Something’s drawing in the Milky Way and other galaxies with the force of a million billion suns.
Using CSIRO’s Parkes 64-meter-long radio telescope located in Australia, astronomers have managed to peer through the galactic mass and stardust of the Milky Way, discovering hundreds of galaxies that were previously hidden from view — and they are shedding light on a mysterious gravitational anomaly known as the Great Attractor.
Although these new galaxies are only 250 million light-years from Earth — close in astronomical terms — they were hidden from view, until now, by our Milky Way galaxy.
“The Milky Way is very beautiful of course and it's very interesting to study our own galaxy but it completely blocks out the view of the more distant galaxies behind it,” said lead author Lister Staveley-Smith, from The University of Western Australia’s International Centre for Radio Astronomy Research (ICRAR) in a press release.
The newly found galaxies lie in an area astronomers call the Zone of Avoidance (ZOA) — getting its name because our view of this region had always been obstructed by the stars and planets that make up the Milky Way.
Astronomers have been trying to map this region for decades without any success, but luckily the Parkes telescope, with its new 21-centimeter multibeam receiver, has allowed astronomers to map the sky 13 times faster than they could before.
“We've used a range of techniques but only radio observations have really succeeded in allowing us to see through the thickest foreground layer of dust and stars,” said researcher Renée Kraan-Korteweg from the University of Cape Town in South Africa in a statement. “An average galaxy contains 100 billion stars, so finding hundreds of new galaxies hidden behind the Milky Way points to a lot of mass we didn't know about until now.”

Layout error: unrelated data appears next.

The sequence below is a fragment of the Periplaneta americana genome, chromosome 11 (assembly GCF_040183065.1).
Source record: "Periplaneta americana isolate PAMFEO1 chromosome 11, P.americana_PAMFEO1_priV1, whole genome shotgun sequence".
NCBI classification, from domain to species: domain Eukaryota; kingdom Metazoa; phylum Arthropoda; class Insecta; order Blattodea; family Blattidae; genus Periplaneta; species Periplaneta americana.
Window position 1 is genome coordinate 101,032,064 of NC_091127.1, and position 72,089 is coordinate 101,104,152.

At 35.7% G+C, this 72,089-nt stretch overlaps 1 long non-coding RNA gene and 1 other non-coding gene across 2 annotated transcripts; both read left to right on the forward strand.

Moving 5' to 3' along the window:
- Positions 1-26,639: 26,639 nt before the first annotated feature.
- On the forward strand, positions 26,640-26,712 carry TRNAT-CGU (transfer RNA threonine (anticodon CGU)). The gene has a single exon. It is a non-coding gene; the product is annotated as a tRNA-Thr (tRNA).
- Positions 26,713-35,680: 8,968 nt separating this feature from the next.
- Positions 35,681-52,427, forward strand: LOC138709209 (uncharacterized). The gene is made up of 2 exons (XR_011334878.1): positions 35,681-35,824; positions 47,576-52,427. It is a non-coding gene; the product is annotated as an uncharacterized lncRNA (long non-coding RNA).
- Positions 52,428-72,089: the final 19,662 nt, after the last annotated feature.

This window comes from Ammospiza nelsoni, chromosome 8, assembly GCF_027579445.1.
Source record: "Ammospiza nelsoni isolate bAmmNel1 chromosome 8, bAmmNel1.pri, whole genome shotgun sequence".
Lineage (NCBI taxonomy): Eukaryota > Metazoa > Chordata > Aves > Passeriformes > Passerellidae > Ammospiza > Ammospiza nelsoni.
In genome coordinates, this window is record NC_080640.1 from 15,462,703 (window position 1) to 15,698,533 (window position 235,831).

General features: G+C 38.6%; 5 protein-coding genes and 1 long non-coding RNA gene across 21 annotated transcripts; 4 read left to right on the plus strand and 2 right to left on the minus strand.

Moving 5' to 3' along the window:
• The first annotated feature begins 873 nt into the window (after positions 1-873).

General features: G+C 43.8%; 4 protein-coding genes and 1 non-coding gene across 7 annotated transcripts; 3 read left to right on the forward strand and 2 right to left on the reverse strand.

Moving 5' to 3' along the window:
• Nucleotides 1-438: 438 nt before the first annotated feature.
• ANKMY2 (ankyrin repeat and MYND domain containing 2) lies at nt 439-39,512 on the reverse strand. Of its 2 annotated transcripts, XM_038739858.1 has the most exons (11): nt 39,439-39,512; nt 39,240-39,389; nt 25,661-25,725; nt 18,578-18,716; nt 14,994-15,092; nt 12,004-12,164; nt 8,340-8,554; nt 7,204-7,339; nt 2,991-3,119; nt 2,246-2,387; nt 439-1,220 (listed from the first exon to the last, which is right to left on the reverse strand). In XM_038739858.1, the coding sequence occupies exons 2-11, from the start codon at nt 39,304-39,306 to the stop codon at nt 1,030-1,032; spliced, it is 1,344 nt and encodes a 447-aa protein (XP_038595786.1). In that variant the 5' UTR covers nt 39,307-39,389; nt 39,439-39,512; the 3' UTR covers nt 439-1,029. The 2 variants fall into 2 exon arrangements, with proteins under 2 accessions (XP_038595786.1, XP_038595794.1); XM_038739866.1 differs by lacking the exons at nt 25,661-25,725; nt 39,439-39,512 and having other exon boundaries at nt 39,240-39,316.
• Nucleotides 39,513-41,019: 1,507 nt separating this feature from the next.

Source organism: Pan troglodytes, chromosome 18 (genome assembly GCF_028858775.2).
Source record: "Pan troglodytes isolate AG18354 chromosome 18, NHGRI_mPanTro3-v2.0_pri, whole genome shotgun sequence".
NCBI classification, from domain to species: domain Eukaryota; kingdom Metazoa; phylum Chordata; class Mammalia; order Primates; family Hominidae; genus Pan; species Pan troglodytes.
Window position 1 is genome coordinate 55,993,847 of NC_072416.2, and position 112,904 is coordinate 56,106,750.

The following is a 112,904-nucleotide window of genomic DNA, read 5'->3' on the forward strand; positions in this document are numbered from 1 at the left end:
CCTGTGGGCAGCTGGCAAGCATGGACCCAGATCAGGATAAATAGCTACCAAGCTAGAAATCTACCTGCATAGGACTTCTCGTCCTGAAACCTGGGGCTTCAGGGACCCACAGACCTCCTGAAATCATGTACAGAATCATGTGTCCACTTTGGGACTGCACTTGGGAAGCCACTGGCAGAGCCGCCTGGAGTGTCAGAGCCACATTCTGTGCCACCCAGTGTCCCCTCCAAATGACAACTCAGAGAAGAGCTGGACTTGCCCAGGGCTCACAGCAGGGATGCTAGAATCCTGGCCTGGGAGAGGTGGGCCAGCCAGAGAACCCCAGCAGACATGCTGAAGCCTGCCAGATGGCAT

The team found 883 galaxies — a third of which had never been seen before — and the researchers hope they can shed some light on the mysterious Great Attractor region, which appears to be drawing the Milky Way and hundreds of thousands of other galaxies towards it with a gravitational force equivalent to a million billion suns.
The Great Attractor is an anomaly because it deviates from our current understanding of the universal expansion of the universe.
“We don't actually understand what's causing this gravitational acceleration on the Milky Way or where it's coming from,” said Staveley-Smith. “We know that in this region there are a few very large collections of galaxies we call clusters or superclusters, and our whole Milky Way is moving towards them at more than two million kilometres [1.2 million miles] per hour.”
The team identified three galaxy concentrations, named NW1, NW2 and NW3, as well as two new clusters called CW1 and CW2, that could help explain the mystery behind the Great Attractor.
Now, exactly how do these new galaxies affect the Great Attractor? The researchers are not sure yet. We will just have to wait and see what they come up with after they complete further data analysis.